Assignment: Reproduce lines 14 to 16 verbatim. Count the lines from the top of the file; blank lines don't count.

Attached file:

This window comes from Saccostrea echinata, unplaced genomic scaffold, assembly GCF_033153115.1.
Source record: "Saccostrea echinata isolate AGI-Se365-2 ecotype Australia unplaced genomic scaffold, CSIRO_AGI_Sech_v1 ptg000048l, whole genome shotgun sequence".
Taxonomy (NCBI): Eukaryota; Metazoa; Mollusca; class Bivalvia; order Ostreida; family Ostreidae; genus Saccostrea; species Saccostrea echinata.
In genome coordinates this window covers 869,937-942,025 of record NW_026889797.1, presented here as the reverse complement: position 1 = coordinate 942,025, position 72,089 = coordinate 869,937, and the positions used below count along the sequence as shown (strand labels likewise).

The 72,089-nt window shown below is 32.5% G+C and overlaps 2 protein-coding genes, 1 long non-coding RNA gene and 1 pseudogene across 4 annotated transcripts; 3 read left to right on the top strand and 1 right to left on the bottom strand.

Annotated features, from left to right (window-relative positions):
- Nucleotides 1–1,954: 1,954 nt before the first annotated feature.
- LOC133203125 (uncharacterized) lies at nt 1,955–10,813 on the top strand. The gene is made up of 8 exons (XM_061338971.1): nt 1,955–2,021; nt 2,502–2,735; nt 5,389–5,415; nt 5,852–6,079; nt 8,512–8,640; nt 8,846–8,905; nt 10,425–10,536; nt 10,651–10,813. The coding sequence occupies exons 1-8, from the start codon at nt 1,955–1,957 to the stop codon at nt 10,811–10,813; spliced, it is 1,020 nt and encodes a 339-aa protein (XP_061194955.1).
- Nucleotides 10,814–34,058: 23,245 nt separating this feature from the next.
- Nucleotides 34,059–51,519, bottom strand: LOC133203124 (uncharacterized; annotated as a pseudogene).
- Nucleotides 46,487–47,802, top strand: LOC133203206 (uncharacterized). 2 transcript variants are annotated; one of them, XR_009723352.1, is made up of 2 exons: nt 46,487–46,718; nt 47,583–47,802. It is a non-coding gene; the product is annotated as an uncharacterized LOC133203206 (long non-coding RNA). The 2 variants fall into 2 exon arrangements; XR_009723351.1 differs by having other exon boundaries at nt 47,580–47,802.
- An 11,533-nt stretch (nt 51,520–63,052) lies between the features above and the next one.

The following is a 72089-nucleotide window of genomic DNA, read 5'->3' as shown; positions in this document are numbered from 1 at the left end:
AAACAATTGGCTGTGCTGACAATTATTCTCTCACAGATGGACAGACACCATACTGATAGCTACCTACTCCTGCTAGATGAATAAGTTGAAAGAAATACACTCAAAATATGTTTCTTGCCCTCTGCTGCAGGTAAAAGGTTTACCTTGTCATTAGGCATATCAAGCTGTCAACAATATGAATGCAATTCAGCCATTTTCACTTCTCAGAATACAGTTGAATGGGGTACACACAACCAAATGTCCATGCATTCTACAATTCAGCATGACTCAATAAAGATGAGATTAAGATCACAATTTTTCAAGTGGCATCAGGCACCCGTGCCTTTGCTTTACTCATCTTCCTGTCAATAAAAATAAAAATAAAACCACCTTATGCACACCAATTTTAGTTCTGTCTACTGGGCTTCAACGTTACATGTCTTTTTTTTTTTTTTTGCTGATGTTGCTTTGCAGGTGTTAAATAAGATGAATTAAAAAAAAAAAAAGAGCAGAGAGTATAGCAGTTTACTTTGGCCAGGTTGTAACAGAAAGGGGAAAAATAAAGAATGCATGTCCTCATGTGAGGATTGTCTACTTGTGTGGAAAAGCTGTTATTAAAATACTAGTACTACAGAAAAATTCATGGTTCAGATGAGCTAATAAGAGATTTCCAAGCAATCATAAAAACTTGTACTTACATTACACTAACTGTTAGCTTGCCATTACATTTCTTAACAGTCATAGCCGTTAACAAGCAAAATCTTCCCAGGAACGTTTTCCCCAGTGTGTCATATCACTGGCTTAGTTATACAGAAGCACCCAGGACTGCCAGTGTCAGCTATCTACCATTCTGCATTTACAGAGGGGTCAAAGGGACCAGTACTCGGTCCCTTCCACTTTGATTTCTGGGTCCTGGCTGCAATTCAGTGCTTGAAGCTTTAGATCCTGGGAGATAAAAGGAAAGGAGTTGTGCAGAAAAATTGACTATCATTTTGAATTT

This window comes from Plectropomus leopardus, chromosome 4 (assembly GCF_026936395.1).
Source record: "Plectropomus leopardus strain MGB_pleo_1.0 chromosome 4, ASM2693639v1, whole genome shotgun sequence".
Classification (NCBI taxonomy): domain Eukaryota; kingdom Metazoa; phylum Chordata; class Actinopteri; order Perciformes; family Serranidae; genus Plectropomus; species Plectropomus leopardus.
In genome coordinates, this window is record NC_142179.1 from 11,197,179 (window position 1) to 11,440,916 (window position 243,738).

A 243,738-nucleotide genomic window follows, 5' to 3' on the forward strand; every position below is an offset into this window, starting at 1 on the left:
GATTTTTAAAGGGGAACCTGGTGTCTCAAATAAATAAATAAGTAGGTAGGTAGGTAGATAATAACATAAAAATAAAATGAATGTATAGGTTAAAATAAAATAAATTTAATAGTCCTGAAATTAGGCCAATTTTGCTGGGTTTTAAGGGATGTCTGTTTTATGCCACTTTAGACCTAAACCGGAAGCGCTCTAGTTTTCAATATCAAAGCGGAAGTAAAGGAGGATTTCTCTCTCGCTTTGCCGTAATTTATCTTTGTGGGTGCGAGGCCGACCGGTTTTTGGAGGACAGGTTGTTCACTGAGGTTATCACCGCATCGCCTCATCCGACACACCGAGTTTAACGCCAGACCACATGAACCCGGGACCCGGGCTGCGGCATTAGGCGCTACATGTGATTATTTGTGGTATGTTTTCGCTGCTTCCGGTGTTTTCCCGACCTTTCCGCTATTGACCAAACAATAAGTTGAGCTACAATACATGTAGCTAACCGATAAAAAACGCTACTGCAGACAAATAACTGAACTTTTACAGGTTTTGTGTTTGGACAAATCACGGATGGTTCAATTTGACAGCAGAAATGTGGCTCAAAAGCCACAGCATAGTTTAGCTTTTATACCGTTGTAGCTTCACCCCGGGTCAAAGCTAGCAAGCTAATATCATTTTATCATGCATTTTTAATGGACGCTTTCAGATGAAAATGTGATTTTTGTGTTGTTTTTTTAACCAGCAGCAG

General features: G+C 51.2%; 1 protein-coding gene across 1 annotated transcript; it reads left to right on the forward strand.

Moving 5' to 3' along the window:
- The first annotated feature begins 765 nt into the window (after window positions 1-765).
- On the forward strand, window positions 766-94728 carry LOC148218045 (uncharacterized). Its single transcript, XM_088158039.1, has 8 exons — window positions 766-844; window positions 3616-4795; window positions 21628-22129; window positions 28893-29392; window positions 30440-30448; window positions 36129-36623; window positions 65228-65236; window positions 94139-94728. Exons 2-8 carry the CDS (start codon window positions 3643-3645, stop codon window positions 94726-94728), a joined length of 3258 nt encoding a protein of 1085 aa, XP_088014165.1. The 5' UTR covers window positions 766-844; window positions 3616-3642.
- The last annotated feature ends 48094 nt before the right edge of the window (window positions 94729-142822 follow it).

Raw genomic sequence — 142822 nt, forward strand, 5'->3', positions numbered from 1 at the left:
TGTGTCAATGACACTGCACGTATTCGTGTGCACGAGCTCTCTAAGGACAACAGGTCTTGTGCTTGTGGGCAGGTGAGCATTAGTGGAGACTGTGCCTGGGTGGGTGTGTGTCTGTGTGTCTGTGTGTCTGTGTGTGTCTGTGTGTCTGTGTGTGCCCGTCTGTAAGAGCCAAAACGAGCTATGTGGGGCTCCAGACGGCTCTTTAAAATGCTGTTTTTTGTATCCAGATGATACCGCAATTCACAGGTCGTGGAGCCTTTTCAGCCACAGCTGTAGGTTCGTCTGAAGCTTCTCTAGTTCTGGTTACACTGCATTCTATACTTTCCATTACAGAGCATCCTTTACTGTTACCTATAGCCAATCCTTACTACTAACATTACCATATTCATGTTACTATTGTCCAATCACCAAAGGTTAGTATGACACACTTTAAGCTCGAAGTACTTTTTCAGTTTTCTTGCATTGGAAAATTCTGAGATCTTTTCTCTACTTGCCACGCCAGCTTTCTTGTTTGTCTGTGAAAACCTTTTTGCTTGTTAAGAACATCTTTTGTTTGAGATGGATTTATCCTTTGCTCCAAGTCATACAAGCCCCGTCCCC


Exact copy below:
AAACAATTGGCTGTGCTGACAATTATTCTCTCACAGATGGACAGACACCATACTGATAGCTACCTACTCCTGCTAGATGAATAAGTTGAAAGAAATACACTCAAAATATGTTTCTTGCCCTCTGCTGCAGGTAAAAGGTTTACCTTGTCATTAGGCATATCAAGCTGTCAACAATATGAATGCAATTCAGCCATTTTCACTTCTCAGAATACAGTTGAATGGGGTACACACAACCAAATGTCCATGCATTCTACAATTCAGCATGACTCAATAAAGATGAGATTAAGATCACAATTTTTCAAGTGGCATCAGGCACCCGTGCCTTTGCTTTACTCATCTTCCTGTCAATAAAAATAAAAATAAAACCACCTTATGCACACCAATTTTAGTTCTGTCTACTGGGCTTCAACGTTACATGTCTTTTTTTTTTTTTTTGCTGATGTTGCTTTGCAGGTGTTAAATAAGATGAATTAAAAAAAAAAAAAGAGCAGAGAGTATAGCAGTTTACTTTGGCCAGGTTGTAACAGAAAGGGGAAAAATAAAGAATGCATGTCCTCATGTGAGGATTGTCTACTTGTGTGGAAAAGCTGTTATTAAAATACTAGTACTACAGAAAAATTCATGGTTCAGATGAGCTAATAAGAGATTTCCAAGCAATCATAAAAACTTGTACTTACATTACACTAACTGTTAGCTTGCCATTACATTTCTTAACAGTCATAGCCGTTAACAAGCAAAATCTTCCCAGGAACGTTTTCCCCAGTGTGTCATATCACTGGCTTAGTTATACAGAAGCACCCAGGACTGCCAGTGTCAGCTATCTACCATTCTGCATTTACAGAGGGGTCAAAGGGACCAGTACTCGGTCCCTTCCACTTTGATTTCTGGGTCCTGGCTGCAATTCAGTGCTTGAAGCTTTAGATCCTGGGAGATAAAAGGAAAGGAGTTGTGCAGAAAAATTGACTATCATTTTGAATTT

This window comes from Plectropomus leopardus, chromosome 4 (assembly GCF_026936395.1).
Source record: "Plectropomus leopardus strain MGB_pleo_1.0 chromosome 4, ASM2693639v1, whole genome shotgun sequence".